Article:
Ken Frauwirth frauwirt at mendel.Berkeley.EDU
Tue Dec 7 17:53:55 EST 1993

In article <199312071711.AA26609 at>, brett at BORCIM.WUSTL.EDU writes:
|> Yes, the recent findings on IL-2 have given us much to think about. Ken
|> Frauwith and anyone else - you offer the much overused redundancy argument:
|> that is, if IL-2 knockouts don't behave as we would predict, then some other
|> mechanism must be compensating. While this argument may be insightful, it
|> could just be handwaving unless you propose some other mechanism. It was
|> interesting to note in the literature earlier this year (Cell, V73, pp147-57)
|> that human XSCID diease maps to the IL-2R gamma gene, and mutations at this
|> locus were found in these patients. Thus, humans with defective IL-2 signaling
|> can be immunodeficient. Although the murine knockouts were of different genes,
|> either IL-2 is functioning in ways other than we have previously thought, or
|> human and murine IL-2 are not entirely functionally homologous. ANY COMMENTS?
|> brett at

Whether or not the "redundancy" argument is overused, there are only
three explanations for a lack of any visible phenotype in a knockout

1) The gene is not completely disrupted, and still has some function.
2) The gene is not necessary under the tested conditions, but might be
   critical under other specific conditions (e.g. to combat a specific
   class of parasites or viruses).
3) Some other gene product can compensate for the loss, at least
   enough to give apparently normal phenotype.  Under more stressful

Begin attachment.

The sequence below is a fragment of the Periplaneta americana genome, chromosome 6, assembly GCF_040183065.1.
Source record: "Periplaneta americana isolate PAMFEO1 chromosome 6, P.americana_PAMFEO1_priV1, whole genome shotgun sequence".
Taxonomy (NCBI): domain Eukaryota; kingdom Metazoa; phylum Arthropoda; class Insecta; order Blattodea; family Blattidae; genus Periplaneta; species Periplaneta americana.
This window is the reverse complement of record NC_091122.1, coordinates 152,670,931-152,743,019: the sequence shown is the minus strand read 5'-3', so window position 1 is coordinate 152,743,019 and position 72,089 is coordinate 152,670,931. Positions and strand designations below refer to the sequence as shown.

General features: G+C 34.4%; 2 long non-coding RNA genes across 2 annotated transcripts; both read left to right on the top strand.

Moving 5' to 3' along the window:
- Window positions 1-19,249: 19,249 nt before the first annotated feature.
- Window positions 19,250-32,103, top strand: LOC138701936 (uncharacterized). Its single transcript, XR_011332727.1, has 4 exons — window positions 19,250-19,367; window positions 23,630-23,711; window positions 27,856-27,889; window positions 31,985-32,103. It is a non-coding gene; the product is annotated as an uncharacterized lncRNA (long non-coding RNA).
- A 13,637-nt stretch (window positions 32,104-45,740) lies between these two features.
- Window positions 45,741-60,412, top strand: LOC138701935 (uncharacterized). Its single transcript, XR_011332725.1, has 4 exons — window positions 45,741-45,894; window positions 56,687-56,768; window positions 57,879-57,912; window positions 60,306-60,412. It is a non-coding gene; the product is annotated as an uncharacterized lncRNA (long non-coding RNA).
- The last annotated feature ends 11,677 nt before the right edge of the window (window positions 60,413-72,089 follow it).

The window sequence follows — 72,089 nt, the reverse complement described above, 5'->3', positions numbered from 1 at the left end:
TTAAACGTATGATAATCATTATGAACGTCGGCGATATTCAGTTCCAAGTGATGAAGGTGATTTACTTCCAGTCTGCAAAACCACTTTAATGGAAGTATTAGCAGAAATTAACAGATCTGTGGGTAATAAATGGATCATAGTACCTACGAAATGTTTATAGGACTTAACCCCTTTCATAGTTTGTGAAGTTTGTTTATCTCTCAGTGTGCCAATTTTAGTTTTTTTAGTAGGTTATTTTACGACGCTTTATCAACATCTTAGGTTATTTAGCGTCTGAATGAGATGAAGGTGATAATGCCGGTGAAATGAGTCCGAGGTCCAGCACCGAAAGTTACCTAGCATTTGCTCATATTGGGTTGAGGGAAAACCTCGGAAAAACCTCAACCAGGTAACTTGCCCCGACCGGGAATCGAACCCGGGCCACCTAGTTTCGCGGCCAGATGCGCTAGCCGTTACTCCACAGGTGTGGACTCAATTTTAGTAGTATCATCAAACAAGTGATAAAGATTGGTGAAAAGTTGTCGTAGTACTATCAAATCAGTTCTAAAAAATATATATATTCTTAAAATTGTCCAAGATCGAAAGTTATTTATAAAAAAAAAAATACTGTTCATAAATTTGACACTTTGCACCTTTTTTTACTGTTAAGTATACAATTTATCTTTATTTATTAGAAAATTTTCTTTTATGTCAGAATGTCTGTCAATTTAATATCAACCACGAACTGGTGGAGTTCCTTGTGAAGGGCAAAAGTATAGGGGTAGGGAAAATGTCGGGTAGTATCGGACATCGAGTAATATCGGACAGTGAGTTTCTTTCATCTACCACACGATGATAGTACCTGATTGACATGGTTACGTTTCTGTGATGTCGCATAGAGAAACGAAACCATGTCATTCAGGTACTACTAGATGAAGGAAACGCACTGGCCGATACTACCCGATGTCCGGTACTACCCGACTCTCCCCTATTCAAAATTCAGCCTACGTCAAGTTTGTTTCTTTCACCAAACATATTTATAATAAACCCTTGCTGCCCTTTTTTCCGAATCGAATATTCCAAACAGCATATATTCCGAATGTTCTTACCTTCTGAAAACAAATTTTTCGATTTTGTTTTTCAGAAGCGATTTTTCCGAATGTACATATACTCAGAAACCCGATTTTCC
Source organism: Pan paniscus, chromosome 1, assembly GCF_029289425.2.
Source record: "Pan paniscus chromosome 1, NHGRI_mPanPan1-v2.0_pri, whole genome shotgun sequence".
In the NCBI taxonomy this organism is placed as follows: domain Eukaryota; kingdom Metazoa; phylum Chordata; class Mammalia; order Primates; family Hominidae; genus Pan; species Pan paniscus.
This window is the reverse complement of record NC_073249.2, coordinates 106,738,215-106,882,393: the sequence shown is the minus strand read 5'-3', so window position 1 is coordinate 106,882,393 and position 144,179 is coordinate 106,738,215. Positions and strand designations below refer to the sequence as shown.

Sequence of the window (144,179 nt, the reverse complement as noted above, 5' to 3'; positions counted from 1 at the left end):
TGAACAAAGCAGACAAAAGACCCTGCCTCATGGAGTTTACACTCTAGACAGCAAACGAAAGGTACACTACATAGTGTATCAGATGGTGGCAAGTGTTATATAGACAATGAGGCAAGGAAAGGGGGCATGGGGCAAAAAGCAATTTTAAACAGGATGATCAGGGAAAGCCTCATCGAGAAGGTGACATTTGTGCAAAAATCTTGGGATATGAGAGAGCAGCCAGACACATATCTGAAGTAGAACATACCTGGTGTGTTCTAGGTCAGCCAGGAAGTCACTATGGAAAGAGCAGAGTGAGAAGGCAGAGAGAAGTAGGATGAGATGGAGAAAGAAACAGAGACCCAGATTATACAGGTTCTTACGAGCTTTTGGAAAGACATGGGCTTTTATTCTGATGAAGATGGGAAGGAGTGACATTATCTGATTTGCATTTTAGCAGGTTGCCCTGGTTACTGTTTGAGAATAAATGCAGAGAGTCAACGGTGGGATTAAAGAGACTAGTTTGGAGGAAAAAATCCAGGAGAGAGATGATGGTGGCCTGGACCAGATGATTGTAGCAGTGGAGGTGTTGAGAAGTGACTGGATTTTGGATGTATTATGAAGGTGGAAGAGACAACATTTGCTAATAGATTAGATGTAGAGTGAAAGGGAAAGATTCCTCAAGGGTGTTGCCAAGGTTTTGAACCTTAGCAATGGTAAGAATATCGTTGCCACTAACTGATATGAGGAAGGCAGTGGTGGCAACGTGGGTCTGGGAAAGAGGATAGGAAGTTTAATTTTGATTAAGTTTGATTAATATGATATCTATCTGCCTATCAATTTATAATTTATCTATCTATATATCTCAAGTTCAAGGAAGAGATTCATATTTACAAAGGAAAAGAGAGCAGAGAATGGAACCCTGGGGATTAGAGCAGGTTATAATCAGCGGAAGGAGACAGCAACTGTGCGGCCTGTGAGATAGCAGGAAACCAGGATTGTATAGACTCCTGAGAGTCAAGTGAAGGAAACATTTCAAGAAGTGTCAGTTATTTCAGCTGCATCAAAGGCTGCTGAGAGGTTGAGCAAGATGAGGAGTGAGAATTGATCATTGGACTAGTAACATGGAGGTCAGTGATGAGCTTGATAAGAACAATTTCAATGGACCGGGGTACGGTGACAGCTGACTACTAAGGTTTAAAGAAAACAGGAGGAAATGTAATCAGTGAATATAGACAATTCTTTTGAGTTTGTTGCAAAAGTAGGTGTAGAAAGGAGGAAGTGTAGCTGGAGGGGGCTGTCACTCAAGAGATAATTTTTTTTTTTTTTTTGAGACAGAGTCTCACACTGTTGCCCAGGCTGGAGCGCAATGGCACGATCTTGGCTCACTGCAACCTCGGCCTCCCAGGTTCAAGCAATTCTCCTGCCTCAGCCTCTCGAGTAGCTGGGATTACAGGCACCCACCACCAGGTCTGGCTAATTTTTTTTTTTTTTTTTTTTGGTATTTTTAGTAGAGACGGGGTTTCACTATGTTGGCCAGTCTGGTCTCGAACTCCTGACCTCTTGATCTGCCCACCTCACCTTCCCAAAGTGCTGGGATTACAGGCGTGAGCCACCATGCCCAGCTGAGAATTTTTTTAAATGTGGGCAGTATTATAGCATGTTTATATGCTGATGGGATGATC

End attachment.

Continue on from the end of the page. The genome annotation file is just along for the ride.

conditions, this compensation may not be enough for normal function,
   similar to explanation 2).
(A fourth explanation is that the gene is truly dispensable, with no real
function, but let's discount that.)

One way to explain an apparent redundancy, especially in light of the
putative IL-2R/XSCID connection, is the possibility of multiple ligands
for the IL-2 receptor.  I do not know if a search for other IL-2-like
genes has been undertaken, but it is not unreasonable to think that there
may be related genes.  However, it is not necessary that the the two
ligands be very closely related in sequence.  Many receptors are capable
of binding multiple ligands, even unrelated molecules (this is especially
true of neurotransmitter receptors).  In fact, the EGF receptor has two
known ligands, EGF and TGF-alpha, which are the products of distinct
genes.  I do not know the degree of homology, if any, between the two
growth factors, but the existence of multiple ligands for grwoth factor
receptors (including IL-2) could help explain the lack of a dramatic
phenotype for growth factor gene knockouts.  One way of addressing this
is to disrupt the gene(s) for the receptor, rather than the ligand.

Ken Frauwirth                  BBB   IIIII    OO    K  K   EEEEE   N   N
frauwirt at   B  B    I     O  O   K K    E       NN  N
Dept. of Molec. & Cell Bio.    BBB     I     O  O   KK     EEEE    N N N
Immunology Division            B  B    I     O  O   K K    E       N  NN
Univ. of Cal., Berkeley        BBB   IIIII    OO    K  K   EEEEE   N   N

  "When a rocket loves a space station *very very* much..." - T. Servo 

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